By James Herbert
Synopsis: The peaceful life of a village in Wiltshire is suddenly shattered by a disaster which strikes witout reason or explanation, leaving behind it a train of misery and horror. A yawning, bottomless crack spreads through the earth, out of which creeps a fog that resembles no other. Whatever it is, it must be controlled; for whereever it goes it leaves behind a trail of disaster as hideous as the tragedy that marked its entry into the world. The fog, quite simply, drives people insane.
The Fog isn't quite what I thought it was going to be. The book starts off with an earthquake that not only decimates half a small town, but releases the deadly fog that will become, in a way, the antagonist in the story. The next few chapters montage a collection of different people's interaction with the fog and their subsequent reaction to it. Though the fog will cause insanity in anyone who comes into contact with it, the way that insanity manifests is almost never the same. Common seems to be a desire to harm yourself and others, but it seems that depending on your personal morals and personality, the perverseness and method you choose alters greatly. So when a priest goes mad he exposes his penis to his congregation, while a scorned poacher draws and quarters the man who'd had him arrested and the man's family. As the fog moves across England, these interactions are scattered through the main story, and I have to say these were easily my favourite bits. These vignettes held some of the most poignant interactions and emotions in the entire book, and to see these people progress from their daily life to spiralling into insanity was, in some cases, absolutely heartbreaking. Herbert certainly has a talent for creating, within a paragraph or two, an entire life for someone, and then decimating them in equal space. They rarely live on in the pages after their insanity sets in, but their role in the story is a heavy one, without them the main story wouldn't have the force it needs to impact the reader.
John Holman is the central character of the book and the first victim of the fog. Thanks to a blood transfusion for injuries he sustained in the earthquake, he not only recovered from the fog's insanity but became immune to it. Because of this he finds himself the most important man in England, and is soon working alongside the government to try and work out where it originated, what it is, and how they can stop it. Not only is the state of the country, or even the world at stake, but John's girlfriend Casey soon falls victim to the fog and it's up to him to try and fix things. While the smaller character vignettes are more traditionally horror (some of the scenes are pretty perverse and graphically violent) the main story featuring John soon falls into a more thriller/action story. It's a war story, but instead of being pitted against the Russians, or Middle Eastern forces, or the Chinese, their enemy is a yellowish dense fog that's drifting across the English countryside. So at the same time as being fairly conventional, it's completely unconventional, but the fresh and unique view usually dominates any expected reactions/actions/plot points.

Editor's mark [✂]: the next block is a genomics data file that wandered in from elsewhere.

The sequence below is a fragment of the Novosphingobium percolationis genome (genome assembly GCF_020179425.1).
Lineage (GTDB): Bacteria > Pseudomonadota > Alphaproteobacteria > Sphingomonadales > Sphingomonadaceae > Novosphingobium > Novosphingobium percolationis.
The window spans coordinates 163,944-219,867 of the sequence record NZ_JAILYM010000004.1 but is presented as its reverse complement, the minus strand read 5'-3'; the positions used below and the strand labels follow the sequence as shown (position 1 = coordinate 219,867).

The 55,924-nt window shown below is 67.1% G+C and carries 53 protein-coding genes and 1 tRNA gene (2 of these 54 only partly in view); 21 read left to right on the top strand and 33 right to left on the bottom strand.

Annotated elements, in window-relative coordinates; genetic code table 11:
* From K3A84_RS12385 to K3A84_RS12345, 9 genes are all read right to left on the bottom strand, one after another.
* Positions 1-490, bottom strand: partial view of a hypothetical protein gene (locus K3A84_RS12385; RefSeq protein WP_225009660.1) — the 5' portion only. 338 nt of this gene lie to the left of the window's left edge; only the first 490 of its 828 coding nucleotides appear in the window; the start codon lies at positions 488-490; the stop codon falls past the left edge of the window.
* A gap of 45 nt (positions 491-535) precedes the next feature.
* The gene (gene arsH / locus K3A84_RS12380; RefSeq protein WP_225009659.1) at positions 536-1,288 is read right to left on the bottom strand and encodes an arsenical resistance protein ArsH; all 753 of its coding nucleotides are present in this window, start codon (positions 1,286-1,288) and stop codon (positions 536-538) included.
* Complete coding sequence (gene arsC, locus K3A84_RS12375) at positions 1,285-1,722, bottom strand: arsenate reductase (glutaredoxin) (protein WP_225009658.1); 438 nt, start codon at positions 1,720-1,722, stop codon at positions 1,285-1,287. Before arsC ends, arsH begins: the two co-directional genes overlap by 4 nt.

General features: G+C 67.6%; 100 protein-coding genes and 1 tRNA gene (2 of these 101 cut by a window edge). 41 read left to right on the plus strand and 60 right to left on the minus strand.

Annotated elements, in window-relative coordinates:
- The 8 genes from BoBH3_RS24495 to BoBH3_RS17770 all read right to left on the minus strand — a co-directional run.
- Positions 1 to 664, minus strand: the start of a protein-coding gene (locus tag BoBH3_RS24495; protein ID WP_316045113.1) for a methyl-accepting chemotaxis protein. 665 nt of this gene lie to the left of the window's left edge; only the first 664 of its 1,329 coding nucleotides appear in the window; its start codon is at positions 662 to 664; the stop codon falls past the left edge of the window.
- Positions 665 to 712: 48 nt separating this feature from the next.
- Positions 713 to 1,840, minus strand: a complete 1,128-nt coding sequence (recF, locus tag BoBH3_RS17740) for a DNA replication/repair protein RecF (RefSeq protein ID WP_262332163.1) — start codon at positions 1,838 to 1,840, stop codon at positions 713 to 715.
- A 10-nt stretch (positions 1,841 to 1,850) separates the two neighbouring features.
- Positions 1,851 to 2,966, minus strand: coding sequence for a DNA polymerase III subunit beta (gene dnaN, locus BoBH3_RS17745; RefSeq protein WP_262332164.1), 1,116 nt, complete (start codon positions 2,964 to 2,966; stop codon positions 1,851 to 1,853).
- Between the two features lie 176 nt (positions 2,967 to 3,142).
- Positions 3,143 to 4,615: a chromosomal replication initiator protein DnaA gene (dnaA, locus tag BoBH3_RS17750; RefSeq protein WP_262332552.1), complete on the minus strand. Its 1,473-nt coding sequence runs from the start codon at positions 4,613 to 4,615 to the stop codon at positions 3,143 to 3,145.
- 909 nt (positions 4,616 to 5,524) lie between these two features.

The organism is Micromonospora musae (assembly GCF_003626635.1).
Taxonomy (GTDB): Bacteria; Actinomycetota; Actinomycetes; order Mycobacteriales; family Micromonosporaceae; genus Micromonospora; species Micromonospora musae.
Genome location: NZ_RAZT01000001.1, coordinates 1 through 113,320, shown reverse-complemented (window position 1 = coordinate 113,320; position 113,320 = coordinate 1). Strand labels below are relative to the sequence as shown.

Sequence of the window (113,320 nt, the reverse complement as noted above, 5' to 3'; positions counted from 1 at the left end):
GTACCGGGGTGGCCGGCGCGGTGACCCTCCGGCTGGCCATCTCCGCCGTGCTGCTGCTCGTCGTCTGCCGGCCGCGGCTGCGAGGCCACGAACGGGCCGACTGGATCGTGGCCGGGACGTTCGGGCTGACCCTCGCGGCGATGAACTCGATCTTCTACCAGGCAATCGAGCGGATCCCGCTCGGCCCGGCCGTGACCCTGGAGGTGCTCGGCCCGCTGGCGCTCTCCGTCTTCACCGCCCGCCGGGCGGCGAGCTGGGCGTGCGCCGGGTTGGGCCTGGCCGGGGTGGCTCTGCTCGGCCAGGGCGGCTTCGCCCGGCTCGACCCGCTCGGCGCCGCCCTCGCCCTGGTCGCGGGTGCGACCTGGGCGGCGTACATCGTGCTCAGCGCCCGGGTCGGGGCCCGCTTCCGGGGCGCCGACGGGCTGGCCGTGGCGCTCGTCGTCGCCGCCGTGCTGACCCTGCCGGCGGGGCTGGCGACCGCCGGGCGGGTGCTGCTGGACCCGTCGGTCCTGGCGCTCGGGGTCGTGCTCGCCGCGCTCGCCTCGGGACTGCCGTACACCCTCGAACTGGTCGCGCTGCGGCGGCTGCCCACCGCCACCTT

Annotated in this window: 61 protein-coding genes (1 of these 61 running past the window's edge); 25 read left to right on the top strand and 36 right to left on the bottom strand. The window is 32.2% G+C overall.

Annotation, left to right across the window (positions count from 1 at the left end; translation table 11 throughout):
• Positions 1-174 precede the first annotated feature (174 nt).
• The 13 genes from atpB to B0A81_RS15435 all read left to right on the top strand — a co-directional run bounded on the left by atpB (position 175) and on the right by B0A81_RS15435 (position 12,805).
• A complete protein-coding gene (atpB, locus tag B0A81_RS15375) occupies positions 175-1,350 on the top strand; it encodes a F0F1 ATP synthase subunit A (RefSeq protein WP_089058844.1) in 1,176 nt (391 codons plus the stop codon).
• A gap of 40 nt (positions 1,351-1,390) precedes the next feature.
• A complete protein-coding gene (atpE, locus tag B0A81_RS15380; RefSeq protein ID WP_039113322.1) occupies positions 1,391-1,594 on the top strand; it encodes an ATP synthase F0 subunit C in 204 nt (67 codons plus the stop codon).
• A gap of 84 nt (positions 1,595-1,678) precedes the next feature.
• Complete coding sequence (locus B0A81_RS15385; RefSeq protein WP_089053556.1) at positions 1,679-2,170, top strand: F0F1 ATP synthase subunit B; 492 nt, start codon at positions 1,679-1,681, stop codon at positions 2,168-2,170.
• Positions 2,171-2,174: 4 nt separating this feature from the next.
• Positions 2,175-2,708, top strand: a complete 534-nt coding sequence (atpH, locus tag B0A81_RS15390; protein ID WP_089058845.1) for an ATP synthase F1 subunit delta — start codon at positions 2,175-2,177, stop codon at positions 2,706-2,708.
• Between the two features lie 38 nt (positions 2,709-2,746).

If it wasn't for the fog victim's small stories I possibly would have found myself bored with this book. The writing was, for the most part, really tight and interesting, and the characters, dialogue and situations were well crafted, but I don't often enjoy sitting down and reading an action novel. Those small chapters of horrific content, and diverse characters were enough to pique my interest, but if you aren't a fan of the more action driven novel, then perhaps this won't be the book for you. The only other detractor in the story, for me, was the handling of homosexual characters. There were two, a female and a male, and both were featured within the small character vignettes, and both stories made me feel a little uncomfortable. Both tales focus on how unnatural or deviant their sexual interests are, the man (a teacher) is painted as some deviant sexual predator thanks to the old "gay men shouldn't be around children because liking dudes is totally the same as liking children" bullshit, and the lesbian, though her love story is touching, is driven to suicide because her girlfriend decides to "become normal" and turns her back on her shameful past. Is James Herbert homophobic? No, I doubt it. But the fact of the matter is, the only two gay characters in the book are painted as awkward, deviant, wrong and shameful, and whether that's because of the time that the book was written or because of the author's personal beliefs, it made me feel icky. But perhaps that's just me reading too much into a situation, or maybe I'm just overly sensitive about those issues. It wasn't enough for me to avoid recommending the book, but it was enough that I felt like I had to mention it.
There are a lot of things great about this novel, the atmosphere, the concept, the small character pieces, the relationship between John and his girlfriend, but there are also some negatives. This was James Herbert's second novel, and I think that shows, but it is also clear why this novel became such a classic and is admired by so many. So unless the addition of political/military action is enough to turn you away, I think this is a book that all horror literature enthusiasts should read and would enjoy.